Since we discovered the Canadian company MadeGood, snack time has become a real pleasure! Adored by children, approved by nutritionists, and essential in any home when you have a craving, the brand’s products are both delicious and healthy. Packed with plant-based vitamins and nutrients, they are gluten and allergen free, making them the perfect allies for lunch boxes. I love their granola bites and cookies!
To learn more about the brand, I sat down with Salma Fotovat, Co-Founder & Sourcing & Procurement Director at Riverside Natural Foods. Here is our interview!
What inspired you to start MadeGood?
I co-founded Riverside with my two siblings, Nima & Sahba and our goal was to make a
meaningful difference by caring for the people and the planet. We wanted to find a way to make
life better together every day. That is why we decided to create healthy, delicious snacks that
not only bring people together around great taste, but also around health and well-being, while
having a positive impact on our planet.
What sets MadeGood apart from the rest of the competition?
Everything. Our company’s history is rooted in a founding belief that we can improve the world
one granola bar, cookie, and cracker at a time, and our actions today are a testament to that
commitment. We research, create, manufacture, market and sell innovative products that offer
healthier alternatives to everyone, with minimal impacts on the planet. We source high-quality
organic ingredients while prioritizing local and conscious farming to make our snacks as healthy
as possible. We also do business differently. From the very start, inclusiveness has been key at
MadeGood. Creating a company that welcomes newcomers, promotes women, offers security
and opportunities to under-represented groups is the basis of MadeGood’s DNA. Everyone is
welcome and everyone prospers.
What’s your life motto?
Say “YES” to life! Say “Yes” to all parts of it. The opportunities, the adventures, the challenges,
the tough conversations, the beautiful moments. This perspective has helped me get through
some very challenging times in my life. It has given me the permission to ask for what I need and exposed me to incredible people and experiences. This was only possible when I said YES and chose courage over safety.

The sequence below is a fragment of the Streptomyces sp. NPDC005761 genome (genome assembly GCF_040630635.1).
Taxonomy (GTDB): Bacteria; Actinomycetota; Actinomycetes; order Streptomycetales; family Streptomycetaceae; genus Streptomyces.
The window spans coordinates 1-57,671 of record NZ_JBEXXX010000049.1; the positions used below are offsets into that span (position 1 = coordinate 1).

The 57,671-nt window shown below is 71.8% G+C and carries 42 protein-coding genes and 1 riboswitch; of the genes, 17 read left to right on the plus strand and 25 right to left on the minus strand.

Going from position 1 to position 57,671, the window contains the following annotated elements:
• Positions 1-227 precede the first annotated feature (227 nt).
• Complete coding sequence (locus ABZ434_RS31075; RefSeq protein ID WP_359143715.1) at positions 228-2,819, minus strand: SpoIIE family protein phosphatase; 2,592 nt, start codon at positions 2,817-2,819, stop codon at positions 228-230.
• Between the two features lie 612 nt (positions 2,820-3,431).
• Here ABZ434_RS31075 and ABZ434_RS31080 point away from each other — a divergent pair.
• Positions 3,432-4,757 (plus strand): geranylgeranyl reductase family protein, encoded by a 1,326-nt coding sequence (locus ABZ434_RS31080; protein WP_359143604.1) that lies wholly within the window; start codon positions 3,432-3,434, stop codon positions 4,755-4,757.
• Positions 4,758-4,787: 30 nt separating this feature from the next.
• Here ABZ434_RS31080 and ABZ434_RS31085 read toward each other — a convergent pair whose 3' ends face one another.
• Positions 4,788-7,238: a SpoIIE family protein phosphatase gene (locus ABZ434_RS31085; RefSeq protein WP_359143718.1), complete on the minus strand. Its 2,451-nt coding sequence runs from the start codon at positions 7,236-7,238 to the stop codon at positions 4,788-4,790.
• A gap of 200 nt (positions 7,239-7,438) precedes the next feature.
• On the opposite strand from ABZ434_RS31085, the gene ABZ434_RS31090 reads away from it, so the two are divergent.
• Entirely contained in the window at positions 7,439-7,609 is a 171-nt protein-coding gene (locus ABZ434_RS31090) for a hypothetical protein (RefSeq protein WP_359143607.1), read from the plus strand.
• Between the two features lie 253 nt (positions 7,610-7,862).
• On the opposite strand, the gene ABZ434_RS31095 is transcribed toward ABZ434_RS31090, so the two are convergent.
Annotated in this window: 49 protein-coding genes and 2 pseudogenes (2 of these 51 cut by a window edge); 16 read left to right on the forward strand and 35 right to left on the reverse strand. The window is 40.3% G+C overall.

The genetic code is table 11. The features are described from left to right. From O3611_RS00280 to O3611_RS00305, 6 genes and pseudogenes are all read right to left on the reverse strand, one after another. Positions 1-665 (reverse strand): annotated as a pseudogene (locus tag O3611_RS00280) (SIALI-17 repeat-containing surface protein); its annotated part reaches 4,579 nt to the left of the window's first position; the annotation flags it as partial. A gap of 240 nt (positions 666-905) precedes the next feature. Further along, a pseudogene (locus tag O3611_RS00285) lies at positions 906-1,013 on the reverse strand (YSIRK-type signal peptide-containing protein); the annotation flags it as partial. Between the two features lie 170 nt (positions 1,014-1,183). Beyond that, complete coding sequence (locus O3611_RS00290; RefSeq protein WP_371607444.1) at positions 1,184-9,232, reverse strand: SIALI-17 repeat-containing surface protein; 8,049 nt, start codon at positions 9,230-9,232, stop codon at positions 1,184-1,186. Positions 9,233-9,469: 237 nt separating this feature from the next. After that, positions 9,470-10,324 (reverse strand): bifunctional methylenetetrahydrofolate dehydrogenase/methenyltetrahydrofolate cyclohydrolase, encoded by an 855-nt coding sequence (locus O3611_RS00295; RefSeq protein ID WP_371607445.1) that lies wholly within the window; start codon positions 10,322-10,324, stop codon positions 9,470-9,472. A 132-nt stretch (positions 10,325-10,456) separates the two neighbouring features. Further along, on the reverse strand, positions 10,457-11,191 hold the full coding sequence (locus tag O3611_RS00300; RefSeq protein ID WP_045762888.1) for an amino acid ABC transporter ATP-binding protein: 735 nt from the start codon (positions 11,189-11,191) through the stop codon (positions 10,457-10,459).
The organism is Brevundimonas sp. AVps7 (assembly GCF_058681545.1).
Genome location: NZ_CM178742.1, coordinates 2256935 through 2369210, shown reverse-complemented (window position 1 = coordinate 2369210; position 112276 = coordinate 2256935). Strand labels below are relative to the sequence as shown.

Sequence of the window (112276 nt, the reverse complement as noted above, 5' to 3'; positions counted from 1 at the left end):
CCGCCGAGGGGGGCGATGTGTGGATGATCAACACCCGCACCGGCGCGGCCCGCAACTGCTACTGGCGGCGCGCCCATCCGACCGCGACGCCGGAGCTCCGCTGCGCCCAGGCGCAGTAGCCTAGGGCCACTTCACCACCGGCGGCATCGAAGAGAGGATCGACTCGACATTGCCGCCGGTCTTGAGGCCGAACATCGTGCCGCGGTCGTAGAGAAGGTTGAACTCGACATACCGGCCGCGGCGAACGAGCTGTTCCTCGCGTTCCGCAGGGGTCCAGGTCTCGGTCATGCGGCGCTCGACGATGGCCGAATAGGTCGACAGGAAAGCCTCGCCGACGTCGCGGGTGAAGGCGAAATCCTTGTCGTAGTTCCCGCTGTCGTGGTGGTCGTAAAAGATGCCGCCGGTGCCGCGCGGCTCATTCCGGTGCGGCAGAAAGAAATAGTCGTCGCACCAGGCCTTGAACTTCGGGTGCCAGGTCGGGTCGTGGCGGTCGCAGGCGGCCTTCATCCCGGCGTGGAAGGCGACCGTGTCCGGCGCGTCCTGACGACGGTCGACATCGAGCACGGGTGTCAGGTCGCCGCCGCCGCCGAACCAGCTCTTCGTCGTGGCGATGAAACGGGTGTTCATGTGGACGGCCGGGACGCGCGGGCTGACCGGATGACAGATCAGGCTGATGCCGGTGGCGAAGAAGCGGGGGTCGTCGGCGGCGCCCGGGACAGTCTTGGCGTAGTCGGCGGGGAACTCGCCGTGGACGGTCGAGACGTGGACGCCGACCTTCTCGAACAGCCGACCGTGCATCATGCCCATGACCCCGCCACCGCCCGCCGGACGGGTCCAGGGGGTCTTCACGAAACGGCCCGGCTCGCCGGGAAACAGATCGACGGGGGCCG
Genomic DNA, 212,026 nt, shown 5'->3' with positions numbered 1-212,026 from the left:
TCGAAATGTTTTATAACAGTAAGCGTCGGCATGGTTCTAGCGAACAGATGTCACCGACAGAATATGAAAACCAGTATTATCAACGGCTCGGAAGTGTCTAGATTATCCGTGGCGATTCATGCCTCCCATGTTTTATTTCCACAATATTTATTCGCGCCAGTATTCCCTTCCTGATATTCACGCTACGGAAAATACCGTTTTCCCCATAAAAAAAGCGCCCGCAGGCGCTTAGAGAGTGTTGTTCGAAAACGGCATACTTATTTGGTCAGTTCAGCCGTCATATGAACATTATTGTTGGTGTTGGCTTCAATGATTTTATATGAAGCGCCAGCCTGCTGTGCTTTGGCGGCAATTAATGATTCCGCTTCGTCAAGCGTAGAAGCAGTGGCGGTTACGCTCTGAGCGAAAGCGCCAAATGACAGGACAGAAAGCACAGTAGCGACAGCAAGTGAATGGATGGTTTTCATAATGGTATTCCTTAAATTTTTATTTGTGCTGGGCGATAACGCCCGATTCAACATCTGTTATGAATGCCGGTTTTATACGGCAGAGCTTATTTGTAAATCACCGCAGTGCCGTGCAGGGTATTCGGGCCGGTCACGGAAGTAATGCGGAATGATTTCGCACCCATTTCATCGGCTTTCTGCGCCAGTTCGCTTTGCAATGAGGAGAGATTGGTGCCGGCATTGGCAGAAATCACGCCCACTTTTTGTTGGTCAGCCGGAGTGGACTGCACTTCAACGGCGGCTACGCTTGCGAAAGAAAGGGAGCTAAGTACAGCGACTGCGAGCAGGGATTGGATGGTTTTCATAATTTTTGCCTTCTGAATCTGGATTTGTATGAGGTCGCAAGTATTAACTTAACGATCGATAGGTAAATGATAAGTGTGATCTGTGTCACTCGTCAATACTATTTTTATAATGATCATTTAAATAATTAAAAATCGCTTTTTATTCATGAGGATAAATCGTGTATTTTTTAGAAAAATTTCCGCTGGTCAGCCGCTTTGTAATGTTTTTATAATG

Tell us about the reality of the food industry.
I am truly proud to be part of the food industry. It is vast and diverse. It is dynamic and ever
changing and certainly a breading ground for brilliant innovation. And yet, there’s a stark reality
about food waste and food loss in this industry that simply cannot be ignored. Especially in
current times where the issue of food insecurity and rising food costs are impacting so many
Canadians. It’s personally heart wrenching for me to both see how many Canadians go hungry
and yet, each day, there remains so much opportunity to prevent food waste and food loss. It is
certainly something we are very mindful of and deliberately acting on at Riverside (Home of the
MadeGood Brand). I believe all stakeholders, including consumers, producers, retailers and
policy makers can have a positive impact on and we must.
What’s the one product that is always in your handbag?
My iPhone! Like most of us, I am connected to my people (family, friends, and community)
through my phone. It’s a blessing and a curse! For the record though, 9 times out of 10, you will
also find some sort of MadeGood product in my bag. Either to snack on myself (I’m a huge
snacker), or to share with someone.
Who is your female leadership icon?
I have had the privilege of being surrounded by many remarkable and trailblazing women, truly.
If I had to narrow it to one, it would be my grandmother. She was ambitious, courageous, and
unapologetic about pursing a higher education as she went on to receive a bachelor in Judicial
Law and an MBA at a time where it was extremely challenging for women to pursue a higher
education. She was appointed Secretary General of The Iranian Women’s Organization and held
many other high-ranking positions throughout her impressive and influential career. She was
ousted from her last job as Deputy Minister in Iran during the revolution of 1979 and had to
repay whatever remuneration she made during her career. Even still, when she moved to
Canada, she established a non-profit that supports Iranian women that is still operating today,
10 years after her passing. She was a great mentor, leader and a true role model of resiliency
and perseverance. She fought for women’s rights at every stage in her life.
What changes for women would you like to see in 2023?
I would love to see more opportunity and access for women representation in politics and in
policy making or influencing roles. It cannot be argued that there’s much need for a safer, more
equitable and inclusive world and we need female leaders at the table – with their voices
respected, heard, and amplified.
What advice would you give to today’s women?
I have 3:
1- Trust and believe in yourself. It’s not enough that others believe in you if you don’t
believe in yourself. I have learned this lesson the hard way (and still need to remind
myself at times).
2- Choose Courage and be Resilient. Keep at it and don’t give up. It’s a marathon, not a
3- Surround yourself with good company. With kind and compassionate people who are
brave enough to give you honest feedback. Seek out mentorship and take any
opportunity to network.